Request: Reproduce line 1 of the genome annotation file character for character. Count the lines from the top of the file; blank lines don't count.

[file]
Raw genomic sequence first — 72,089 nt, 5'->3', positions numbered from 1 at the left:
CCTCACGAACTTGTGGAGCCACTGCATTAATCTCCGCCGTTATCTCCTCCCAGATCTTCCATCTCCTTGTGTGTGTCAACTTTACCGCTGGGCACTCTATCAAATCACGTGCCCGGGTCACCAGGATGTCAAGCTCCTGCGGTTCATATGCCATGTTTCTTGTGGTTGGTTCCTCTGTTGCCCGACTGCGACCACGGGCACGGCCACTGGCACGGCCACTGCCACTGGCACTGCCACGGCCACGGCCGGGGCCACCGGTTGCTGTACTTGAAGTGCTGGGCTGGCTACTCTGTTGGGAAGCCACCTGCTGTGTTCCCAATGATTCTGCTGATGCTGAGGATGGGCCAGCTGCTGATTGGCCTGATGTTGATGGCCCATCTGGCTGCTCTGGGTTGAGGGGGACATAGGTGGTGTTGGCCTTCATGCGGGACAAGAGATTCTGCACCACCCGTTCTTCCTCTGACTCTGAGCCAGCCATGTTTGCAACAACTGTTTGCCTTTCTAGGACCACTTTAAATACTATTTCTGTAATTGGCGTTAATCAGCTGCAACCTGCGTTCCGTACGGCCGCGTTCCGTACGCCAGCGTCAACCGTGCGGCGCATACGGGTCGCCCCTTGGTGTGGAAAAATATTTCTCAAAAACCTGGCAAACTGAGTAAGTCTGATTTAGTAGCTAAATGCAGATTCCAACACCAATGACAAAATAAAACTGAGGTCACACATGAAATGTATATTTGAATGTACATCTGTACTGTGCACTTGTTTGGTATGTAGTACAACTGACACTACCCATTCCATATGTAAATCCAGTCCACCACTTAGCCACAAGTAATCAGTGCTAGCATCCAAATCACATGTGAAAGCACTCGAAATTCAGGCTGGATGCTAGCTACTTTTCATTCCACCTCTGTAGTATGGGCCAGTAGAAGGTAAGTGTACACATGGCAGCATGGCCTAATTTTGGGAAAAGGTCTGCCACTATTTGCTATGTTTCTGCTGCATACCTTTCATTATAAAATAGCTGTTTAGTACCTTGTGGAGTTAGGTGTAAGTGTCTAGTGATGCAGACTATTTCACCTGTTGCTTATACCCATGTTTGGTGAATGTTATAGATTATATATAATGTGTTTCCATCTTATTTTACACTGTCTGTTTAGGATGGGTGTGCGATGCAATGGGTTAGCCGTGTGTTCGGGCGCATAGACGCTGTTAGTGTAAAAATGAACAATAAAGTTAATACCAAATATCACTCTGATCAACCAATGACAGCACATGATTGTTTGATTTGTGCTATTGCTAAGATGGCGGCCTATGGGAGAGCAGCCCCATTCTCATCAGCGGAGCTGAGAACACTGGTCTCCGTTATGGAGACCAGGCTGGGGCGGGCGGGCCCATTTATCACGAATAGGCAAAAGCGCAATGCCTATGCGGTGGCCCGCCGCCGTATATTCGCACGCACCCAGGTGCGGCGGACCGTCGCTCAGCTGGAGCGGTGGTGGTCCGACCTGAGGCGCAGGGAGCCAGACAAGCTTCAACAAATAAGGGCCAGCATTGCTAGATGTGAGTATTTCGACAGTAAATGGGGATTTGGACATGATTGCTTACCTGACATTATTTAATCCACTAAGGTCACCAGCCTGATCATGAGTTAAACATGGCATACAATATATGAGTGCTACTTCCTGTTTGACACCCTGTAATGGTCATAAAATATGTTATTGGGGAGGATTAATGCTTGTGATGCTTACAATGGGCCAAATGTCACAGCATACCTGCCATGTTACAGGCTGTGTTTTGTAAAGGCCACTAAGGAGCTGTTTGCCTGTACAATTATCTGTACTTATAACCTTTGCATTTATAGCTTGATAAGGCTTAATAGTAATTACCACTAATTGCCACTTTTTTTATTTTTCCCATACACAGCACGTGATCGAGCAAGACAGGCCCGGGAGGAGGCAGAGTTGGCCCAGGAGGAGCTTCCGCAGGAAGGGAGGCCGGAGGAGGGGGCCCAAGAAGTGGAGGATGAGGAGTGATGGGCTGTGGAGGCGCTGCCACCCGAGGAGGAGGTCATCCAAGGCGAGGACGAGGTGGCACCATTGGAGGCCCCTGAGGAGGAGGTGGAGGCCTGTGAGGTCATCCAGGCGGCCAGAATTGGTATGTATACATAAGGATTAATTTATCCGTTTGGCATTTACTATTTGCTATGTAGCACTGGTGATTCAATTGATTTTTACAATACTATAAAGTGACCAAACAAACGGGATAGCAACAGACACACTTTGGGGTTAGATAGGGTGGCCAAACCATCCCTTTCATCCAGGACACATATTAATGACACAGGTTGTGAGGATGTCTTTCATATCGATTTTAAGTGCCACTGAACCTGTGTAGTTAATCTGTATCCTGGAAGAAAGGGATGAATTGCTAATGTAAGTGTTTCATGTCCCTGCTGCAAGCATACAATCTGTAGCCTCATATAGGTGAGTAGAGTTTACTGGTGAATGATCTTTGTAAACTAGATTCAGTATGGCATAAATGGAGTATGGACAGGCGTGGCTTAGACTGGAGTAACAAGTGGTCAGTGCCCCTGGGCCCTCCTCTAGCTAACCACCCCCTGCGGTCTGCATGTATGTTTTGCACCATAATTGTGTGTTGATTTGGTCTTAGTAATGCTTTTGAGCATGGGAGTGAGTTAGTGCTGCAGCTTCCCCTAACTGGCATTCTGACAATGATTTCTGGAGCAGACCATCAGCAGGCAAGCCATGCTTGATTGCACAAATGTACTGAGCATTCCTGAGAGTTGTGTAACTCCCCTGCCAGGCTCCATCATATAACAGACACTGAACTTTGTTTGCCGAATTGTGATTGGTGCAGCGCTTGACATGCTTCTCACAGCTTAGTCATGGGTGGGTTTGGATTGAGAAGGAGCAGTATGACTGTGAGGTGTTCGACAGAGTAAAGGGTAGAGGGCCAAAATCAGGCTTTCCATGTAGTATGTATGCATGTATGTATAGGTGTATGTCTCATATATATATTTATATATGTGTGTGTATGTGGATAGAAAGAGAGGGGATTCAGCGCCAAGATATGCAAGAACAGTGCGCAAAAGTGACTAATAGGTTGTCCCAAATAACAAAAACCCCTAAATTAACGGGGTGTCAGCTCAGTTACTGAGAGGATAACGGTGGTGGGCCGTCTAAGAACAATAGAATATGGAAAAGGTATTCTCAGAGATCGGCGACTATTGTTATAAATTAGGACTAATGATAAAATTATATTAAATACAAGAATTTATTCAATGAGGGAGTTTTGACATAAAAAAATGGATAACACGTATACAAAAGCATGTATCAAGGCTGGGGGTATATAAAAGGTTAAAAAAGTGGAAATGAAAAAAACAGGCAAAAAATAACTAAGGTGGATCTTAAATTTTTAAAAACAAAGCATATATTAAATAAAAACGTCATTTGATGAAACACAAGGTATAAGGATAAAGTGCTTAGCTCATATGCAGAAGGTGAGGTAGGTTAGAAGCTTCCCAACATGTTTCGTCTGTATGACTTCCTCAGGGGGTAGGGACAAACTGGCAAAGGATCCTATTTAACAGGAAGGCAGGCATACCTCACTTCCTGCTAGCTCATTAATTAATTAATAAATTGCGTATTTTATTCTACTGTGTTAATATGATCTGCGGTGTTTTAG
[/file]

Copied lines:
Raw genomic sequence first — 72,089 nt, 5'->3', positions numbered from 1 at the left: